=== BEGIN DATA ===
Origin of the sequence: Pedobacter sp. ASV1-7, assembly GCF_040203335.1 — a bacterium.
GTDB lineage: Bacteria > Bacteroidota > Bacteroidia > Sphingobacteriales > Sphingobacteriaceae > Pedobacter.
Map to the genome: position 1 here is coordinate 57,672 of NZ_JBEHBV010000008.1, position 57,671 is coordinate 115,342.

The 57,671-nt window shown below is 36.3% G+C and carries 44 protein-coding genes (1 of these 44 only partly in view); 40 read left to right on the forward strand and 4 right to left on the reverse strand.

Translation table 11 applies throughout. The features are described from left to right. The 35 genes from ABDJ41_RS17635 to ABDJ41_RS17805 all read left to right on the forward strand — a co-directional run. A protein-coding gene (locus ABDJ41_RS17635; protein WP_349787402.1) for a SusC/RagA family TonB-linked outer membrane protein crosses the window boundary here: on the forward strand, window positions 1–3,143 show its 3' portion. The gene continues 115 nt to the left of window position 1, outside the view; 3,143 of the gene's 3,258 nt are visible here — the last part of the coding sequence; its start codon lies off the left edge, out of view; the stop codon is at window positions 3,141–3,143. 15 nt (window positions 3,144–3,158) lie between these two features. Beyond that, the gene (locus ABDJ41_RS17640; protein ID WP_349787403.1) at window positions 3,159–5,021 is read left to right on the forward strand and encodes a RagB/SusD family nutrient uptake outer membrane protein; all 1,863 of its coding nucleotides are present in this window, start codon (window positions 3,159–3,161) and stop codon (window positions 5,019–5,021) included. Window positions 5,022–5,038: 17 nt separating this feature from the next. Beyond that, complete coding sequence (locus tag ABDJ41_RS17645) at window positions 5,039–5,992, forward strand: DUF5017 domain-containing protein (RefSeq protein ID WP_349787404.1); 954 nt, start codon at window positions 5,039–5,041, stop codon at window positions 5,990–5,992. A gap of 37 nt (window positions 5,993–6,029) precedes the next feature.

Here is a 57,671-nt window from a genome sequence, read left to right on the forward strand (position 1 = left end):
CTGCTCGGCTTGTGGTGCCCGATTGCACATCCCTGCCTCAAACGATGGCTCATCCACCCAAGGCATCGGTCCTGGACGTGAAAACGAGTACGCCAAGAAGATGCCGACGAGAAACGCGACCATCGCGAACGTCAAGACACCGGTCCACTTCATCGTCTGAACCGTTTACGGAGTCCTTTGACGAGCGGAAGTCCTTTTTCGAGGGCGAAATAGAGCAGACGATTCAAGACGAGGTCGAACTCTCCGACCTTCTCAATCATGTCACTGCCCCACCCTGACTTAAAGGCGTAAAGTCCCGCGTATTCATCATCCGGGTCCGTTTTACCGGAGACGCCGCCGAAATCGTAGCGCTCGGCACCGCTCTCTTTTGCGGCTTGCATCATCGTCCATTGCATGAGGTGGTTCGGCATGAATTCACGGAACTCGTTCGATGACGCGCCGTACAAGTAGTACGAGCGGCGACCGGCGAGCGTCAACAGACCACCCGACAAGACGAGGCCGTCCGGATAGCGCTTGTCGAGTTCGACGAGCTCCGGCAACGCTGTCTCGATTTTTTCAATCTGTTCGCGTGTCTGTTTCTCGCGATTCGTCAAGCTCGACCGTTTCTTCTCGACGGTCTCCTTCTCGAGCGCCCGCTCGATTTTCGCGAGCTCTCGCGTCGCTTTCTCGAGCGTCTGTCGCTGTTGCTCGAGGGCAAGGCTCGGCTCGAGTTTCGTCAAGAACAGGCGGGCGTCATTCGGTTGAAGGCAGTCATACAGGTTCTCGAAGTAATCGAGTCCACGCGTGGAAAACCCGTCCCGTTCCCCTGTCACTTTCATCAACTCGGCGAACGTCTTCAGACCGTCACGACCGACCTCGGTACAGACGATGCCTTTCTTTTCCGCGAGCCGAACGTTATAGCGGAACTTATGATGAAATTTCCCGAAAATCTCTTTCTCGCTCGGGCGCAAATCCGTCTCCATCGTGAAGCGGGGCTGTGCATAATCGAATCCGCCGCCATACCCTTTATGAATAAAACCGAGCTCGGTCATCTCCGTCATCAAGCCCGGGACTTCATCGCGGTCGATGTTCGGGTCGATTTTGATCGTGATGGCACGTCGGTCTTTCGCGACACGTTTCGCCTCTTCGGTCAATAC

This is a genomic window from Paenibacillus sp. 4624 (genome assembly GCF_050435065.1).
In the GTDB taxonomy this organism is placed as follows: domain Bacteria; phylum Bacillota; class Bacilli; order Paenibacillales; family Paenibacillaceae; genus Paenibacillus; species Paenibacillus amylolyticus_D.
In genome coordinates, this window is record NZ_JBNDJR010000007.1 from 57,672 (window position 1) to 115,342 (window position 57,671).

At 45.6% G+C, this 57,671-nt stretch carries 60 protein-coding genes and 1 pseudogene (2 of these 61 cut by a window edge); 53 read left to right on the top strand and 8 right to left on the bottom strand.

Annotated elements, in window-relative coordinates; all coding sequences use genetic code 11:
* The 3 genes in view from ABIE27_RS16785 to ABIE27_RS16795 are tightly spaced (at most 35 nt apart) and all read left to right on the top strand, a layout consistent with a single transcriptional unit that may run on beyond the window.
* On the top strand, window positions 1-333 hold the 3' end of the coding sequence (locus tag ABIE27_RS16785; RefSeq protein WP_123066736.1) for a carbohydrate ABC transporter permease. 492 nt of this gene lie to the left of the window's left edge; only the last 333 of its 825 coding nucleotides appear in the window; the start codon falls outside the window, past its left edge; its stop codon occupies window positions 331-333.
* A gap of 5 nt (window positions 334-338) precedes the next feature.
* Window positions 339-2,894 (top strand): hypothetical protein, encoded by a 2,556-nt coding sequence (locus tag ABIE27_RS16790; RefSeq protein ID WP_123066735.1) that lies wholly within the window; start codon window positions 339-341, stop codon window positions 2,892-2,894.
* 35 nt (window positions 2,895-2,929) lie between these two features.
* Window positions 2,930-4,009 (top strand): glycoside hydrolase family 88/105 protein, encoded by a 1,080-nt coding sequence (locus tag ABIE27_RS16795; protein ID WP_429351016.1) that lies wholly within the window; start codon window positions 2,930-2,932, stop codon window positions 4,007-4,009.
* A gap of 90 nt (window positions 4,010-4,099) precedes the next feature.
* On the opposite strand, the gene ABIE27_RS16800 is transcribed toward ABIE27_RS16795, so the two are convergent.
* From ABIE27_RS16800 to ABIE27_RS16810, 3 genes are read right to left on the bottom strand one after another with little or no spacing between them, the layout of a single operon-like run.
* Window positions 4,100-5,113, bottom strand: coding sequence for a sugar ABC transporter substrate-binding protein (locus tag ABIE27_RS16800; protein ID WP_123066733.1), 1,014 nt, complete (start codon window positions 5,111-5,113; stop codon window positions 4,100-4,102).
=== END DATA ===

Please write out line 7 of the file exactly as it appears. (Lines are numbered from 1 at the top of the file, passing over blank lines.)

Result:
CTGCTCGGCTTGTGGTGCCCGATTGCACATCCCTGCCTCAAACGATGGCTCATCCACCCAAGGCATCGGTCCTGGACGTGAAAACGAGTACGCCAAGAAGATGCCGACGAGAAACGCGACCATCGCGAACGTCAAGACACCGGTCCACTTCATCGTCTGAACCGTTTACGGAGTCCTTTGACGAGCGGAAGTCCTTTTTCGAGGGCGAAATAGAGCAGACGATTCAAGACGAGGTCGAACTCTCCGACCTTCTCAATCATGTCACTGCCCCACCCTGACTTAAAGGCGTAAAGTCCCGCGTATTCATCATCCGGGTCCGTTTTACCGGAGACGCCGCCGAAATCGTAGCGCTCGGCACCGCTCTCTTTTGCGGCTTGCATCATCGTCCATTGCATGAGGTGGTTCGGCATGAATTCACGGAACTCGTTCGATGACGCGCCGTACAAGTAGTACGAGCGGCGACCGGCGAGCGTCAACAGACCACCCGACAAGACGAGGCCGTCCGGATAGCGCTTGTCGAGTTCGACGAGCTCCGGCAACGCTGTCTCGATTTTTTCAATCTGTTCGCGTGTCTGTTTCTCGCGATTCGTCAAGCTCGACCGTTTCTTCTCGACGGTCTCCTTCTCGAGCGCCCGCTCGATTTTCGCGAGCTCTCGCGTCGCTTTCTCGAGCGTCTGTCGCTGTTGCTCGAGGGCAAGGCTCGGCTCGAGTTTCGTCAAGAACAGGCGGGCGTCATTCGGTTGAAGGCAGTCATACAGGTTCTCGAAGTAATCGAGTCCACGCGTGGAAAACCCGTCCCGTTCCCCTGTCACTTTCATCAACTCGGCGAACGTCTTCAGACCGTCACGACCGACCTCGGTACAGACGATGCCTTTCTTTTCCGCGAGCCGAACGTTATAGCGGAACTTATGATGAAATTTCCCGAAAATCTCTTTCTCGCTCGGGCGCAAATCCGTCTCCATCGTGAAGCGGGGCTGTGCATAATCGAATCCGCCGCCATACCCTTTATGAATAAAACCGAGCTCGGTCATCTCCGTCATCAAGCCCGGGACTTCATCGCGGTCGATGTTCGGGTCGATTTTGATCGTGATGGCACGTCGGTCTTTCGCGACACGTTTCGCCTCTTCGGTCAATAC